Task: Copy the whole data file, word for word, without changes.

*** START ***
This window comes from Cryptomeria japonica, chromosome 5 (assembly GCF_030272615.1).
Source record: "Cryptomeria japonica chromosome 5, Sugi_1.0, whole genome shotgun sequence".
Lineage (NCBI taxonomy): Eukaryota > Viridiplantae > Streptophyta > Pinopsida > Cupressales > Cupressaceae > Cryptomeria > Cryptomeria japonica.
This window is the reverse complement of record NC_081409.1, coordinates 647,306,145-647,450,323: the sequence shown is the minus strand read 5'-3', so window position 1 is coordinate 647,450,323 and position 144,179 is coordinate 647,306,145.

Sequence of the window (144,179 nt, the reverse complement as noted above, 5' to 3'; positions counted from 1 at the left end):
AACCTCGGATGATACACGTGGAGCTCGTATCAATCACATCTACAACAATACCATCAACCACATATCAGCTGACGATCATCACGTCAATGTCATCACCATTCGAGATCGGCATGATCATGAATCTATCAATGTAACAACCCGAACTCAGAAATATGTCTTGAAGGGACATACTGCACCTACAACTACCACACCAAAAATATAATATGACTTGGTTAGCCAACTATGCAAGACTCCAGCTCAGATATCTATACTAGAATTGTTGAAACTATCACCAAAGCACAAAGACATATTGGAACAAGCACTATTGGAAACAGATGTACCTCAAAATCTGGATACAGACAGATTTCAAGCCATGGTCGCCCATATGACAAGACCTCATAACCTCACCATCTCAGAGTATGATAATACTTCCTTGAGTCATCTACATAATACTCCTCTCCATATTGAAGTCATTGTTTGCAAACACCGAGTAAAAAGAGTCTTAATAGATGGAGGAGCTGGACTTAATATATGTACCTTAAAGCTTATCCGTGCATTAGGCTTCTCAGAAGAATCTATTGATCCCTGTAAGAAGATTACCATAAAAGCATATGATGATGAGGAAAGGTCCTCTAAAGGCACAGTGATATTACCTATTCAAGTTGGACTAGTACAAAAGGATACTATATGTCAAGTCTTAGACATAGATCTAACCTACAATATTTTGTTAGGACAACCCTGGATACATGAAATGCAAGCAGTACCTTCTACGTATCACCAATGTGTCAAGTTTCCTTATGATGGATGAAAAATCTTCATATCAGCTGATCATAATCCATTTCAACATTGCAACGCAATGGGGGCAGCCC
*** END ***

This window comes from Cryptomeria japonica, chromosome 5 (assembly GCF_030272615.1).
Source record: "Cryptomeria japonica chromosome 5, Sugi_1.0, whole genome shotgun sequence".
Lineage (NCBI taxonomy): Eukaryota > Viridiplantae > Streptophyta > Pinopsida > Cupressales > Cupressaceae > Cryptomeria > Cryptomeria japonica.
This window is the reverse complement of record NC_081409.1, coordinates 647,306,145-647,450,323: the sequence shown is the minus strand read 5'-3', so window position 1 is coordinate 647,450,323 and position 144,179 is coordinate 647,306,145.

Sequence of the window (144,179 nt, the reverse complement as noted above, 5' to 3'; positions counted from 1 at the left end):
AACCTCGGATGATACACGTGGAGCTCGTATCAATCACATCTACAACAATACCATCAACCACATATCAGCTGACGATCATCACGTCAATGTCATCACCATTCGAGATCGGCATGATCATGAATCTATCAATGTAACAACCCGAACTCAGAAATATGTCTTGAAGGGACATACTGCACCTACAACTACCACACCAAAAATATAATATGACTTGGTTAGCCAACTATGCAAGACTCCAGCTCAGATATCTATACTAGAATTGTTGAAACTATCACCAAAGCACAAAGACATATTGGAACAAGCACTATTGGAAACAGATGTACCTCAAAATCTGGATACAGACAGATTTCAAGCCATGGTCGCCCATATGACAAGACCTCATAACCTCACCATCTCAGAGTATGATAATACTTCCTTGAGTCATCTACATAATACTCCTCTCCATATTGAAGTCATTGTTTGCAAACACCGAGTAAAAAGAGTCTTAATAGATGGAGGAGCTGGACTTAATATATGTACCTTAAAGCTTATCCGTGCATTAGGCTTCTCAGAAGAATCTATTGATCCCTGTAAGAAGATTACCATAAAAGCATATGATGATGAGGAAAGGTCCTCTAAAGGCACAGTGATATTACCTATTCAAGTTGGACTAGTACAAAAGGATACTATATGTCAAGTCTTAGACATAGATCTAACCTACAATATTTTGTTAGGACAACCCTGGATACATGAAATGCAAGCAGTACCTTCTACGTATCACCAATGTGTCAAGTTTCCTTATGATGGATGAAAAATCTTCATATCAGCTGATCATAATCCATTTCAACATTGCAACGCAATGGGGGCAGCCC